President P.W. Botha's new plan to expand blacks' political role was denounced Friday as vague and inadequate, but even some critics credited him with courage.
For all their limitations in the eyes of black activists, the proposals sent a clear message to extreme-right whites that Botha was willing to risk their wrath in pursuit of his version of reform.Parliament members of the far-right Conservative Party, victor over Botha's National Party in three recent elections, depicted the president's plan as dangerous and said he was "selling out the white man."
"Black power is lying in wait for you," said the Conservatives' leader, Andries Treurnicht. "You're walking straight towards it."
In a speech to Parliament on Thursday, Botha proposed black participation in Cabinet-level policymaking and on the electoral college that selects the president. He suggested that blacks, who now may vote only in local elections, could select their representatives in regional balloting.
Black and white moderates criticized Botha's vagueness and his reluctance to bring blacks into Parliament. But they praised his willingness to challenge the far right, which consists primarily of the president's fellow Afrikaners.
"As limited as the state president's thought is, it will be used against him by the far right, which he now tentatively begins to defy," said Zulu leader Mangosuthu Buthelezi.
Colin Eglin, leader of the anti-apartheid Progressive Federal Party, softened his usual denunciations of Botha to say his party, although skeptical, wished the president success in starting negotiations with leaders of the nation's 26 million blacks.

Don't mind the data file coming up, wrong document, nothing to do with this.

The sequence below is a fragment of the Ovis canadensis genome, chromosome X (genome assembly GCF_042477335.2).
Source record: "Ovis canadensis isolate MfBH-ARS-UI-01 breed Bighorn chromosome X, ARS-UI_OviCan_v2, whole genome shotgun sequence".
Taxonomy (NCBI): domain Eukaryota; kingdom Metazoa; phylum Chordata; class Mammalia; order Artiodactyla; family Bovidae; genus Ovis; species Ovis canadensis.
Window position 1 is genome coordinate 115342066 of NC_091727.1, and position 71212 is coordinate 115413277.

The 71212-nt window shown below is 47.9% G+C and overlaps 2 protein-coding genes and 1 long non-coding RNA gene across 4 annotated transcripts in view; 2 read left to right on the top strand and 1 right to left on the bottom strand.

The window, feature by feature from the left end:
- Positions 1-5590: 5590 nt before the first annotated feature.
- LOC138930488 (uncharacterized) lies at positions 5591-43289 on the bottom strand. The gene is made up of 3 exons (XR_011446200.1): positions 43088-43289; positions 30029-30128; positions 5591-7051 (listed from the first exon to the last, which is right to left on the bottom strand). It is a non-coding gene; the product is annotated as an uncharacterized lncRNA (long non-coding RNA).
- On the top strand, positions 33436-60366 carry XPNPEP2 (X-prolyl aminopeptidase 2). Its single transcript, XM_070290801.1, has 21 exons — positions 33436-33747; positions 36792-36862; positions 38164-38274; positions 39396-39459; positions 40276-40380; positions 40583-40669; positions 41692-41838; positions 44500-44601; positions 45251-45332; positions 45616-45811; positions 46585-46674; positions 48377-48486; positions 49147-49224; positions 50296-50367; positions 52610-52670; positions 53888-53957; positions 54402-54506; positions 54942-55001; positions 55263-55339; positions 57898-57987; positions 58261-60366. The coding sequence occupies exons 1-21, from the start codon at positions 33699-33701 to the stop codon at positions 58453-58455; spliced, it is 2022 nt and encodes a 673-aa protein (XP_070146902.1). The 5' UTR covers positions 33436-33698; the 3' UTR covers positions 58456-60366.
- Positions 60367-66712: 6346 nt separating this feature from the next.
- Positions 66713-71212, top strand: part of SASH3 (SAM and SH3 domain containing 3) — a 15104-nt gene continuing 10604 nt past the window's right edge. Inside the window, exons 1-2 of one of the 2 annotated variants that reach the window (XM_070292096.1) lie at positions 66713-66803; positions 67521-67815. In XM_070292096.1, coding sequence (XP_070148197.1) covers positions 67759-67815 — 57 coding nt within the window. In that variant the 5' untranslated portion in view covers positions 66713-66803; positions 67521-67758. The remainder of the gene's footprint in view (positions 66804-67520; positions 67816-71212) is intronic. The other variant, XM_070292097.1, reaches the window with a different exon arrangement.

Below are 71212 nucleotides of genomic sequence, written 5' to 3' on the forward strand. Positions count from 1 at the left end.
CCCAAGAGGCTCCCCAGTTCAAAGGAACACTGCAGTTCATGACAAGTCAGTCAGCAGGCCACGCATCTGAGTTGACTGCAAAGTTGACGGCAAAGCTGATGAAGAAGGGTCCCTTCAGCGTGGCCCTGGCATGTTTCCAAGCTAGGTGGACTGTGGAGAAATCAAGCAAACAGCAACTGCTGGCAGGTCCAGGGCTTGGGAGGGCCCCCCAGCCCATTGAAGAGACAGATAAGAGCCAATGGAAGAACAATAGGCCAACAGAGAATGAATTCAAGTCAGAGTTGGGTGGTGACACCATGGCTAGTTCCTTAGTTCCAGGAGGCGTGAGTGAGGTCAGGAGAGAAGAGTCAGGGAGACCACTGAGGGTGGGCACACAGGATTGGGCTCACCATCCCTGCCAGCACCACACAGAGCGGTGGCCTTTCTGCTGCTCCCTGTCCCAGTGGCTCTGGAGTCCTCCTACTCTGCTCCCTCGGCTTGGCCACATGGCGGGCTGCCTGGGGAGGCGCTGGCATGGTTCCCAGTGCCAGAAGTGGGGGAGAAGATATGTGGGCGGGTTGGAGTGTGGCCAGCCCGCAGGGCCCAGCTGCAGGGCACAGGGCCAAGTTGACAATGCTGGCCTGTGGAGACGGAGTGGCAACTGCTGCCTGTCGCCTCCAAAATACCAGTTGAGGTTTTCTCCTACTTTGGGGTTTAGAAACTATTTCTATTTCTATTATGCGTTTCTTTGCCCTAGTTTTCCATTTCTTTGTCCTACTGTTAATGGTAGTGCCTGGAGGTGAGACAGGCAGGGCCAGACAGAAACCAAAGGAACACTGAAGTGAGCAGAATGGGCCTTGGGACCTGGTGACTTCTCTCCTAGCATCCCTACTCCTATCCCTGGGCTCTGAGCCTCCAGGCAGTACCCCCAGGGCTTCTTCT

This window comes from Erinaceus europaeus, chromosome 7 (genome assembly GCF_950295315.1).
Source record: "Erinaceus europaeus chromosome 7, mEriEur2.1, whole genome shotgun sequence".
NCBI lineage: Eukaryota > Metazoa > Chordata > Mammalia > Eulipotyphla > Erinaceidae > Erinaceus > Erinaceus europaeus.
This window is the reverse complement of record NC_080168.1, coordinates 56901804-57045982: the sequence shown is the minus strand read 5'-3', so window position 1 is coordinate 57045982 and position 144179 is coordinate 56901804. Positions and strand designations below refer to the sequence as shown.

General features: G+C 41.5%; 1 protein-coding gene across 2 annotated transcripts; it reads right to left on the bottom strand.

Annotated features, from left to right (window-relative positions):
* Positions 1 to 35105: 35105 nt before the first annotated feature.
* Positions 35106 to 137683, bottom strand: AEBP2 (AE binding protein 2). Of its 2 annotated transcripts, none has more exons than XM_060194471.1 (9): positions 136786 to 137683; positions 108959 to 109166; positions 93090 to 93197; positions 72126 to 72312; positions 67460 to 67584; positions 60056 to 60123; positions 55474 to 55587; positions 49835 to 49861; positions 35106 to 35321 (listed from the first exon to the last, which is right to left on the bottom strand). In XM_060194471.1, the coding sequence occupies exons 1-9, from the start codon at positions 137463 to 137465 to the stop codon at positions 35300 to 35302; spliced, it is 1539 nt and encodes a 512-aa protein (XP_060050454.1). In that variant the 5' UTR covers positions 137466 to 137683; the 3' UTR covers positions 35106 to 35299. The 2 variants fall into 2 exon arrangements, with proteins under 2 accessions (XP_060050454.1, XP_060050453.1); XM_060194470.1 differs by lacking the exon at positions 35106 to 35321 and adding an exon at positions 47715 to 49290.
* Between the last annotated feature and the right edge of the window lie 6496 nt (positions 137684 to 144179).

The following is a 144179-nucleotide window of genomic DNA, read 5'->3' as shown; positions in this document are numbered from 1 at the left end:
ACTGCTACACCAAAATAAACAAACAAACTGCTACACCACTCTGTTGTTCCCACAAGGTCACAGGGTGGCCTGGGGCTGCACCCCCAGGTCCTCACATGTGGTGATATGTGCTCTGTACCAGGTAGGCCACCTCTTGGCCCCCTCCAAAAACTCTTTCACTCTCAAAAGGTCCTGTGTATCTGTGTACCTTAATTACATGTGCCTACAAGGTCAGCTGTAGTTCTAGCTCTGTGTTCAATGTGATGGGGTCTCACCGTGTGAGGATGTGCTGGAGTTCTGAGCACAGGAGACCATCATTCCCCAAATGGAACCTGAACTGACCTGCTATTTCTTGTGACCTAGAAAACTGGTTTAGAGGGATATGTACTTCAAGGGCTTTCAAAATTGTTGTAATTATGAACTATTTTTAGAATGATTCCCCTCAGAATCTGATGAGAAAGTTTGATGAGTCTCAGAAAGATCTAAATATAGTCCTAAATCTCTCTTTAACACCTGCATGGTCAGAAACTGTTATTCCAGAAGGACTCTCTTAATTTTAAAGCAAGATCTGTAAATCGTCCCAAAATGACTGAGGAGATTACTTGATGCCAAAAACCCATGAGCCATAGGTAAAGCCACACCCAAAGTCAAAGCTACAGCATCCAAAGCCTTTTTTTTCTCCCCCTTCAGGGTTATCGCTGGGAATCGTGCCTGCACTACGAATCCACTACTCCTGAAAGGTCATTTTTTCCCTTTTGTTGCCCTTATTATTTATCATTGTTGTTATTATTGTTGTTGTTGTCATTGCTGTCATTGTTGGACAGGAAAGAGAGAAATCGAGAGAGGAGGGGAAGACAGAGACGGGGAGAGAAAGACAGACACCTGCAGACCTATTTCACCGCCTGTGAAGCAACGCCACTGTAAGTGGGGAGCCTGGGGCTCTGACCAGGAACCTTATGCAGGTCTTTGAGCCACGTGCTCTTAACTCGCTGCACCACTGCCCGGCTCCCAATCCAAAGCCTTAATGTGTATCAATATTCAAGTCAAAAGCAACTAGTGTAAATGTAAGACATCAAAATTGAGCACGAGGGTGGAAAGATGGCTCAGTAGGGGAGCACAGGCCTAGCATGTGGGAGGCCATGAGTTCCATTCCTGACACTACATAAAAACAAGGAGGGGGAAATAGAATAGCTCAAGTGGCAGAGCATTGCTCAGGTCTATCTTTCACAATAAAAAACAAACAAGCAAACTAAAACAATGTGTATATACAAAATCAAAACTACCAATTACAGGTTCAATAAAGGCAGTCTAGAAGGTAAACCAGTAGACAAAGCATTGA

By law and custom, apartheid establishes a racially segregated society in which blacks have no vote in national affairs. The 5 million whites control the economy and maintain separate districts, schools and health services.
More militant anti-apartheid leaders were unimpressed by Botha's speech, which did not address blacks' fundamental demands for full voting rights and abolition of apartheid laws.
Anglican Archbishop Desmond Tutu described Botha's proposals as "slight adjustments to the evil system" of apartheid.
It won't help if the government merely "moved furniture around, because the room would remain the same," Tutu said at the close of a four-day visit to Britain.
"Reform will not come by `big master' throwing to us crumbs of conscience that fall from his table," the black archbishop said. "It will happen when all the people in South Africa are able to determine the menu together when they sit at the same table."
Botha, returning to Parliament on Friday to explain aspects of the presidential budget, veered from his text to defend his political proposals.
Blacks, he said, "cannot be wished away abracadabra" as the conservatives might hope. He said blacks would have to be brought into the government and given a voice in choosing a president.
But Botha also stressed that white voters have a say on the proposal to include blacks in the electoral college.
A referendum on this issue would present whites with a clear choice between the National Party and the Conservatives.